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The third sample lacks cohesiveness, a thesis statement, and organization.The sentences read like a shotgun spray of facts and descriptions that give no direction to the reader of the writer’s approach: how he or she will use the elements and details listed to prove a thesis.Clear organization, specific support, and full explanations or discussions are three critical components of high-scoring essays.
The specificity of the details in the introduction shows that the writer is in control, with phrases like “frequent alliteration,” “off-kilter rhyme”, and “diction evoking an almost spiritual level of power”. The mid-range B essay introduction also cites some specific details in the poem, like “visual imagery (of the juggler and his balls), figurative language (the personification of the balls interacting with the juggler), and tone (the playful mood of the first two stanza)”.
However, the writer wastes space and precious time (five whole lines! The mid-range answer also doesn’t give the reader an understanding of an overarching thesis that he or she will use the elements and devices to support, merely a reference to the speaker’s “attitude”.
Then, the writer wraps up the first point about description, devices, and elements by concluding that the unusual rhyme scheme echoes the unusual feat of juggling and controlling the mood of the crowd.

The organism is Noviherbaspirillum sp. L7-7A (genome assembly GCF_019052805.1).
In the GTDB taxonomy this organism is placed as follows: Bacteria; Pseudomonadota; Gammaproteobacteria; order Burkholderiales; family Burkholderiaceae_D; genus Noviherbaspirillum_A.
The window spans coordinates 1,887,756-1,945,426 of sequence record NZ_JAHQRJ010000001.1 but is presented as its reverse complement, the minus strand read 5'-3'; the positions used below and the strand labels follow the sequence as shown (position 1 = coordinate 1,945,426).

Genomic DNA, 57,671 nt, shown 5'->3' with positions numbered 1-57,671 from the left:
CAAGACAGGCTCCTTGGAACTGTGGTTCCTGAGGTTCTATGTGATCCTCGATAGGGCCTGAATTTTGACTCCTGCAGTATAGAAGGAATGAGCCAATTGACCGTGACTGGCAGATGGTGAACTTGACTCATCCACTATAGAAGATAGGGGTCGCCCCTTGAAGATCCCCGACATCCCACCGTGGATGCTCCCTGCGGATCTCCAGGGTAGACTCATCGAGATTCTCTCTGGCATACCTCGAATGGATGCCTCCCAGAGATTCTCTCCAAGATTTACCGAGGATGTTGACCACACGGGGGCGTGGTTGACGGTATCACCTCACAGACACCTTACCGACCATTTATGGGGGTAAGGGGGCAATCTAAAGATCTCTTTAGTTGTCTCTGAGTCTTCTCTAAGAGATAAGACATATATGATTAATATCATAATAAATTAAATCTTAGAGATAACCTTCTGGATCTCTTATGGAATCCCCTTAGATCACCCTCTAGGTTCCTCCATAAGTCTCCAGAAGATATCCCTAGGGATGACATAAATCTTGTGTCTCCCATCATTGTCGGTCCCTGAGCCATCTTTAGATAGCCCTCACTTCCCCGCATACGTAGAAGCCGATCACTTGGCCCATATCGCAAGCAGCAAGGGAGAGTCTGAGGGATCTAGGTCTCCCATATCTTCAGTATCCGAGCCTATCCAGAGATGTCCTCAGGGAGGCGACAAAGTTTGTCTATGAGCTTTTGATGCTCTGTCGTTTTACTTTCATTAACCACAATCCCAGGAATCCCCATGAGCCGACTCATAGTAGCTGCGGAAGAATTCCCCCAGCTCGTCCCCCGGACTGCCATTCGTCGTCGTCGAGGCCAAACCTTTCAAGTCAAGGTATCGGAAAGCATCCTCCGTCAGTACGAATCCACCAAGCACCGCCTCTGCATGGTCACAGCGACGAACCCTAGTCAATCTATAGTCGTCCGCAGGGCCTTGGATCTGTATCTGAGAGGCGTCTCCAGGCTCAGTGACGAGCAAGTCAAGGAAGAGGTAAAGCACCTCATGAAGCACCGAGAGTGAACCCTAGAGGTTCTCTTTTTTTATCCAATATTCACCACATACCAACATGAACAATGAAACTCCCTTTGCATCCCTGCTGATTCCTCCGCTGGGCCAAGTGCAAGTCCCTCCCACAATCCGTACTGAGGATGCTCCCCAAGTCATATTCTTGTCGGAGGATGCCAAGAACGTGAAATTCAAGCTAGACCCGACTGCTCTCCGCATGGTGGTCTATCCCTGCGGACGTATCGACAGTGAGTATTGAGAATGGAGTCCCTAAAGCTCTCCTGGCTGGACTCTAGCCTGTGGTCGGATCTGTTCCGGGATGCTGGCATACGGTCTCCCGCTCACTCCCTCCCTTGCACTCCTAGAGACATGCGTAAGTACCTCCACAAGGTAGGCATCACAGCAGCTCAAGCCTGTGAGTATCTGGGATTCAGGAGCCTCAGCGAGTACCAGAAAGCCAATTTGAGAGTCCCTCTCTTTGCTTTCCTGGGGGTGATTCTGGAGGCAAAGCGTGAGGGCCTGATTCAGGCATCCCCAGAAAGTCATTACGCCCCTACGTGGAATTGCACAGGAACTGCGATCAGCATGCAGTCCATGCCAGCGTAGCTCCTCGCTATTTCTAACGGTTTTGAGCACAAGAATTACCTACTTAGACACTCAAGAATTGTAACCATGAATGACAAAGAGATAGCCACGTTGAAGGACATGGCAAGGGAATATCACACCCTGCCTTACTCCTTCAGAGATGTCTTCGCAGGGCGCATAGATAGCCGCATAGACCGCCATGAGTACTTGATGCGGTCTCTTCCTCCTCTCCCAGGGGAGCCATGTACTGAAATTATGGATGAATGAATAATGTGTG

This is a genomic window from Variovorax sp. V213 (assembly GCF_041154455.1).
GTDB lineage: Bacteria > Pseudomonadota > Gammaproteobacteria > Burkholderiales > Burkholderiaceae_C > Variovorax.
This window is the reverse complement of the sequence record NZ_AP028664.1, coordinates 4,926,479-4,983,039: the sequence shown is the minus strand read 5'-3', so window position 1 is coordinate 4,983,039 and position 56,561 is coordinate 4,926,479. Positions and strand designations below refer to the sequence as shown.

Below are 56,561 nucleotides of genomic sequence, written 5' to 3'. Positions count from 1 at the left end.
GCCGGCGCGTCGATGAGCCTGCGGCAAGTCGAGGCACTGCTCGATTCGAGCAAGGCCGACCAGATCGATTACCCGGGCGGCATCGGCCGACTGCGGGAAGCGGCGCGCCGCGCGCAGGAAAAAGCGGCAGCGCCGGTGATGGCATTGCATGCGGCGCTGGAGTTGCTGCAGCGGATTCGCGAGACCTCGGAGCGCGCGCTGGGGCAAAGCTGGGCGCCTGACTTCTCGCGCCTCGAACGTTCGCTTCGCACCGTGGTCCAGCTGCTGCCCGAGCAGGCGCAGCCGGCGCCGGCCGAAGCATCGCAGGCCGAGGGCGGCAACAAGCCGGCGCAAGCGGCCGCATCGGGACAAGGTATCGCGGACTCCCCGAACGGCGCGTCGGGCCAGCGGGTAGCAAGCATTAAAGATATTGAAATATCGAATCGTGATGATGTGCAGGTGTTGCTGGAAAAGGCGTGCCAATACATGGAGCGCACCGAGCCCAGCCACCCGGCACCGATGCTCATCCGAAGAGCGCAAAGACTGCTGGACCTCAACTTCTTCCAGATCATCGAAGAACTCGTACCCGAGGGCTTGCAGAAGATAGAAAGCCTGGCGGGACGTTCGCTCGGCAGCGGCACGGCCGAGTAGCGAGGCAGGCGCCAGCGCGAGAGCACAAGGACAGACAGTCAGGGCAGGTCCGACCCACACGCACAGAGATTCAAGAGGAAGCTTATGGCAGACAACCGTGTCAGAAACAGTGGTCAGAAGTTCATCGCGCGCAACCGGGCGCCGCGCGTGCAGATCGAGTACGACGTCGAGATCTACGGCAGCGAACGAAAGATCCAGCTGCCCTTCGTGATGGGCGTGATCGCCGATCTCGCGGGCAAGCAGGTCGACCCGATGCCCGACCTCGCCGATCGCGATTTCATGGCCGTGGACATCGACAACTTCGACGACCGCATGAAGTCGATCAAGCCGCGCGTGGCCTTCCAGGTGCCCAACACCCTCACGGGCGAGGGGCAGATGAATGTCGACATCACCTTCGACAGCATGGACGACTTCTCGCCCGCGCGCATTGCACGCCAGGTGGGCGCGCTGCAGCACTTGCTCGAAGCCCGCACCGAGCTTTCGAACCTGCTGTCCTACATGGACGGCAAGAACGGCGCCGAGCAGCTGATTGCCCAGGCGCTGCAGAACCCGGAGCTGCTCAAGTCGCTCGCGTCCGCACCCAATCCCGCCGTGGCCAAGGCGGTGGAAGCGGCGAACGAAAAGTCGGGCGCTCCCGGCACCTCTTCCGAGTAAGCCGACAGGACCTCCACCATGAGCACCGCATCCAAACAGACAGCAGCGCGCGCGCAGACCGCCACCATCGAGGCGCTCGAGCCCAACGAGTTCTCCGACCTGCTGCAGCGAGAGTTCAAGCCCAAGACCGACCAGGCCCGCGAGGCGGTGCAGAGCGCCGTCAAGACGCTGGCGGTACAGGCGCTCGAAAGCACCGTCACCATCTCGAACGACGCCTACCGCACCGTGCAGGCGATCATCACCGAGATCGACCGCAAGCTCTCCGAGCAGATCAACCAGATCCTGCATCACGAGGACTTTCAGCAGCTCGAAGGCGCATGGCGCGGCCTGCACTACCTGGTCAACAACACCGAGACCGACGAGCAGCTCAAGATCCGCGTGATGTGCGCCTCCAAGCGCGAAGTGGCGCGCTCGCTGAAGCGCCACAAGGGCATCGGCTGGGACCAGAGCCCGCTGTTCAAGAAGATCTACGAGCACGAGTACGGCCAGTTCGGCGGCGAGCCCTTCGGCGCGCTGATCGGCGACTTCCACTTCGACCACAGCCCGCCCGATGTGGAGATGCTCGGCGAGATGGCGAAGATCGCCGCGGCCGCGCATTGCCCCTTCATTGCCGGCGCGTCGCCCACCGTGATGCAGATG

With a clear focus on attaching devices to individually quoted phrases and poem details, the student leads the reader through the first pass at proving the attitude of the poem’s speaker while commenting on possible meanings the tone, attitude, and devices suggest.
The writer does this by noting how alliteration appears when the juggler performs, but not before.
The student also notes how the mood and connection to the crowd cohere when the juggler juggles, the balls defying gravity and uplifting the crowd with the balls.
To sum up, make introductions brief and compact, using specific details from the poem and a clear direction that address the call of the prompt. Short, choppy, disconnected sentences make an incoherent, unclear paragraph.
Don’t waste time on sentences that don’t do the work ahead for you. The A answer first supports the thesis by pointing out that alliteration and rhyme scheme depict the mood and disconnection of both the speaker and the crowd.
Again, the student uses clear, logical, and precise quotes and references to the poem without wasting time on unsupported statements. For example, the student identifies the end rhyme as an unusual effect that mimics the unusual and gravity-defiant balls.
Tying up the first paragraph, the student then goes on to thoroughly explain the connection between the cited rhyme scheme, the unique defiance of gravity, and the effect on the speaker.